In this award-winning episode of the Rivers series, photographer Craig Potton visits Canterbury’s Rangitata River. The great braided river is home to the rare wrybill, and the landscape has provided inspiration for Samuel Butler (utopian satire Erewhon) and Peter Jackson (Mount Sunday is Edoras in Lord of the Rings). It’s been shaped by glaciers, the nor’wester, irrigation and farming. In this excerpt Potton and climbing mates try to reach the fabled Garden of Eden ice plateau and the river’s “pure heart”; a mission Potton and friend Robbie Burton failed to complete 30 years before.
Produced by George Andrews, Great New Zealand River Journeys is a three-part series exploring the history and majesty of the Waikato, Wanganui and Clutha rivers. In this episode, Jon Gadsby explores the Clutha River and surrounds, and finds out about jet-boating and rafting (the cameraman falls in when he gets a little too close to his subject), bungy jumping, the Clyde Dam, Cromwell's giant fruit and Alexandra's giant clock. Gadsby enjoys the ubiquitous whitebait fritters offered by the locals before the journey ends at the mouth of the river.
Seven Rivers Walking - Haere Mārire looks at the rivers that meander across and define the Canterbury Plains. With the cleanliness of Aotearoa's waterways being a contemporary talking point, the film looks at the impacts of farming and industry on the rivers that supply livelihoods and drinking water to the people of Canterbury. Co-directors Gaylene Barnes and Kathleen Gallagher follow a group of Cantabrians who hike and raft the length of the rivers, and talk to locals en route about the significance of the region's waterways. The film debuts at the 2017 Christchurch Film Festival.
This 1977 film looks at the meeting of the 'two rivers' (Māori and Pākehā, oral and written) of the Aotearoa literary tradition. Rowley Habib is a guide as hui take place and readings of contemporary Māori poetry are set to images of Māori life, from Parihaka and land march photos to Bastion Point, urban scenes and a Black Power hangi. Poets include Mana Cracknell, Peter Croucher, Robin Kora, (a young) Keri Hulme, Brian King, Apirana Taylor, Katarina Mataira, Don Selwyn, Henare Dewes, Rangi Faith, Dinah Rawiri, Haare Williams, Hone Tuwhare, and Arapera Blank.
Renowned landscape photographer, publisher and conservationist Craig Potton takes viewers up New Zealand rivers in this South Pacific Pictures series, made for Prime TV. Each episode focused on a significant Aotearoa waterway, and the ecology and people connected with it. Episodes featured the Clutha River in the deep south, Clarence River near Kaikoura, Rangitata River in Canterbury, Mokihinui River on the South Island's west coast, and Waikato River in the central North Island. The Rangitata episode won Potton Best Documentary Script at the 2011 SWANZ Awards.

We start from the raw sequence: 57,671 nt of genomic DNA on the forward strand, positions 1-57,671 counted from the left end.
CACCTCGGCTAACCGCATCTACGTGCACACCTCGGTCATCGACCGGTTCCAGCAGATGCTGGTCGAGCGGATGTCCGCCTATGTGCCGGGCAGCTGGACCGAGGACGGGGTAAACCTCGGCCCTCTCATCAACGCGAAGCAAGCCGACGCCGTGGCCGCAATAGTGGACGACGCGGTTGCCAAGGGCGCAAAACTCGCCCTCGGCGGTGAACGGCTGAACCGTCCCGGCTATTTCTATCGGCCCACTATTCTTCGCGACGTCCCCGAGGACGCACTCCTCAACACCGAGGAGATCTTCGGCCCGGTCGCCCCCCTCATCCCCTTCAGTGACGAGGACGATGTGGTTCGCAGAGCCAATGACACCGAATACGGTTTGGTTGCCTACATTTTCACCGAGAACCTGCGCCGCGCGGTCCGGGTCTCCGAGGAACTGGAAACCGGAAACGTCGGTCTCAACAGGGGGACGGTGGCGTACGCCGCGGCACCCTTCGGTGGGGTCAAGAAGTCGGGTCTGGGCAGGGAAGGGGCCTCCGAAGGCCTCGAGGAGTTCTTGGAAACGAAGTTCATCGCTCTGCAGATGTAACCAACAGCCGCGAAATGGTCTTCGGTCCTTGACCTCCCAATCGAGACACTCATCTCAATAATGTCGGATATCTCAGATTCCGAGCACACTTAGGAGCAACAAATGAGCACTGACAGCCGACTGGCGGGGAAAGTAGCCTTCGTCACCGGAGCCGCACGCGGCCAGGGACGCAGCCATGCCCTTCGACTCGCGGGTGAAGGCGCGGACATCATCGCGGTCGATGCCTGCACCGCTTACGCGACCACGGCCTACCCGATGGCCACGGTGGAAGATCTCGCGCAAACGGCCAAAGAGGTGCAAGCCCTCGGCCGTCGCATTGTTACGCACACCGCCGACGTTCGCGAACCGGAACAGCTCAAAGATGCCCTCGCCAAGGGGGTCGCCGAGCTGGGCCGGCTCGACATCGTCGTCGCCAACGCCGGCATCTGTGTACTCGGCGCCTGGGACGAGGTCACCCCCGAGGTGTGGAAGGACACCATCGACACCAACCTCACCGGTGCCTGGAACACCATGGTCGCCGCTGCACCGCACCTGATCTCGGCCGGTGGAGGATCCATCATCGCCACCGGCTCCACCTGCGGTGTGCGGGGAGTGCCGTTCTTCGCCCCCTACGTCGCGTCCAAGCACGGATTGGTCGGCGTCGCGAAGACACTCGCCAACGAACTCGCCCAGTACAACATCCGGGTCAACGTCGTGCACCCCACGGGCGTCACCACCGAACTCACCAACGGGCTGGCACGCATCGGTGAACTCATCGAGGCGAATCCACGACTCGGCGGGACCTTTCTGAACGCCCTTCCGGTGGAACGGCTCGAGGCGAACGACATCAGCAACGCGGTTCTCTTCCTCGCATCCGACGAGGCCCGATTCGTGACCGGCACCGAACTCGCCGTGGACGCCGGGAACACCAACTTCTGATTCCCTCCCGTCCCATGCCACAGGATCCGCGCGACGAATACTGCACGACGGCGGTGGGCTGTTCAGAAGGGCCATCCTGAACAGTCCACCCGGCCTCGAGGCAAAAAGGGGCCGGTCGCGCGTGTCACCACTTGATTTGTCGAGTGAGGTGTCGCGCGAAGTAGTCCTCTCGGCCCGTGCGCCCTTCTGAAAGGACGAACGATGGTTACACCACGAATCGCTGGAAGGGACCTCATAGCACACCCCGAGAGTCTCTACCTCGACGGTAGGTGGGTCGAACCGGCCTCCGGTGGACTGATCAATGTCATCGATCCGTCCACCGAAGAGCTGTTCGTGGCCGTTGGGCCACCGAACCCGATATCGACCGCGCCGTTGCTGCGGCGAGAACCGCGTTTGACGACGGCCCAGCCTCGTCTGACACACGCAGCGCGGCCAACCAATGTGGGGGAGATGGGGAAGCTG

It was a Kiwi that invented the jet-boat, so it is probably unsurprising that at the time of this film’s production New Zealand teams had won Mexico's Rio Balsas Marathon three times. Directed by Derek Wright, the award-winning NFU doco showcases what was then the longest jet-boat race yet staged: a five-day 1000km race across NZ, with the locals putting their trophy on the line. The race hits the rapids and — despite the odd tree stump — speeds past scenery on six rivers (from the Whanganui to the Waimakariri), Lake Brunner, and through the surf to Sumner Beach.
Christian Rivers began his screen career drawing images of zombie carnage for Peter Jackson classic Braindead. Since then his career has been closely intertwined with Jackson's. After designing creatures on The Lord of the Rings, Rivers won an Oscar for his visual effects contributions to the 2005 remake of King Kong. These days he concentrates on directing: after assisting on The Hobbit, he helmed moody short film Feeder (2015). At one point tied to a possible Dambusters remake, Rivers makes his movie debut with post-apocalyptic epic Mortal Engines, based on the award-winning book by Brit Philip Reeve.
After the passing of a family member, the Bell family discovered a selection of late 19th century photographs tucked away in a closet. Taken by a man named William Partington, the photos documented local Māori around the Whanganui River area, and were subsequently of incredible cultural and financial value. The owners of the photographs opted to sell them at auction. Local iwi on the other hand, felt it important that their whakapapa returned home. Winner of an Aotearoa TV Award, this documentary tells the story of finding compromise when dealing with precious taonga.
Vincent Ward's fifth feature follows an Irishwoman in 1860s New Zealand, as Māori tribes resist the occupation of their land by the British. Sarah (Samantha Morton) has had an affair with a Māori and borne his child. Years later the boy is kidnapped by his grandfather, a powerful tribal leader. Sarah embarks on a search for her child, aided by warrior Wiremu (Cliff Curtis). When she finds him, both mother and son must decide to which culture they belong. This excerpt from the notoriously ambitious film sees Sarah encountering charismatic chief Te Kai Po (Temuera Morrison).
Conflicts over who has mana over the Whanganui river stretch back more than 160 years. Te Awa Tupua - Voices from the River explores connections between local iwi and the river, and how it can be protected for future generations. Working again with wife Janine Martin, psychologist/ director Paora Joseph (Tatarakihi - The Children of Parihaka) weaves together interviews, memorable images, and archive footage chronicling the 1995 occupation of Moutoa Gardens/ Pakaitore in central Whanganui. This feature-length documentary debuted at the 2014 NZ Film Festival.